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The Theologically Illiterate Should Not Debate Theology.
This is a serious plague on this site, considering most people don't have a bloody clue what they are talking about. It happens in the outside world to, when theologically illiterate zoologists publish 300 pages of whining.
 Mark  29 May 2008 19:27
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Certainly.

Does that mean you're going to shut up about anything involving Jews, Muslims, Hindus, Buddhists, Zoroastrians, animists, wiccans, etc.?

Or are you going to continue displaying your ignorance in public by assuming your filth...I mean, faith, is the only "real" religion?

The others I listed are just as real as yours.

Your ignorance about other religions makes you unqualified to talk about it.
 
 K9  30 May 2008 16:36
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 Good. Now get off and quit debating religion.
by  Mark
 30 May 2008 17:35
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Yes, Mark should stop debating theology. The issue here isn't just "theological illiteracy" but people who know nothing BUT theology as well. Religion has little to do with reality and those who are supremely convinced that religion is factually true are often cast in the role of the fool when it turns out they don't have a clue what they're talking about.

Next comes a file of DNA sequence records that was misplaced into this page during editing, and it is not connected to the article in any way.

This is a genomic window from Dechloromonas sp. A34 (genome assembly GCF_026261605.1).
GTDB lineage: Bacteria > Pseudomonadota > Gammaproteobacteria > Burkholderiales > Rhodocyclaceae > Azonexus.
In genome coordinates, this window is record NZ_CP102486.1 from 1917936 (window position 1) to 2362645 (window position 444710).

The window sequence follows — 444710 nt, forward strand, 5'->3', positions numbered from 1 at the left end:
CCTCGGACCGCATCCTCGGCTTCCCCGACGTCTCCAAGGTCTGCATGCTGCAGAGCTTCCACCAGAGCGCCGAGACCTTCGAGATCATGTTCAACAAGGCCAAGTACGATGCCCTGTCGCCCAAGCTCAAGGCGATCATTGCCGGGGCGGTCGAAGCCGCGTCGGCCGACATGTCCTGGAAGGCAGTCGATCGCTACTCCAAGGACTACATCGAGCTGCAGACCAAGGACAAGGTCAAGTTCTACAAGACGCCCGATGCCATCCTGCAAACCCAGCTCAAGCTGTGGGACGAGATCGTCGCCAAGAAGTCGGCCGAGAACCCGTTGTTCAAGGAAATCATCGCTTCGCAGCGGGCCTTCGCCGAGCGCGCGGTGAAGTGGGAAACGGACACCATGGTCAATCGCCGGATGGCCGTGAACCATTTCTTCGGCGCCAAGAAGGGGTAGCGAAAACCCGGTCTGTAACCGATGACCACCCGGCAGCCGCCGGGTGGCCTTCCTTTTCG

Cephus  30 May 2008 00:07
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 Good you agree with me, now stop debating theology.
by  Mark
 30 May 2008 00:08
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Spirituality is an inside thing, no one on the outside is EVER going to really understand. They try to understand the Bible or any other religion from bits and pieces and think they know something. That's just like the story of the 3 blind men touching an elephant in some small place and thinking they know what it's all about. (obviously that's assuming they don't know what an elephant is, I have to write that, or the so called intellectuals will try to use that to argue about what they can't know.)
 
 stever  29 May 2008 22:04
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Totally agree. People post a ton of stuff about topics they know nothing about. Then they make ridiculous statements with no solid proof backup. If you don't have any good, constructive comments to leave, then don't leave them.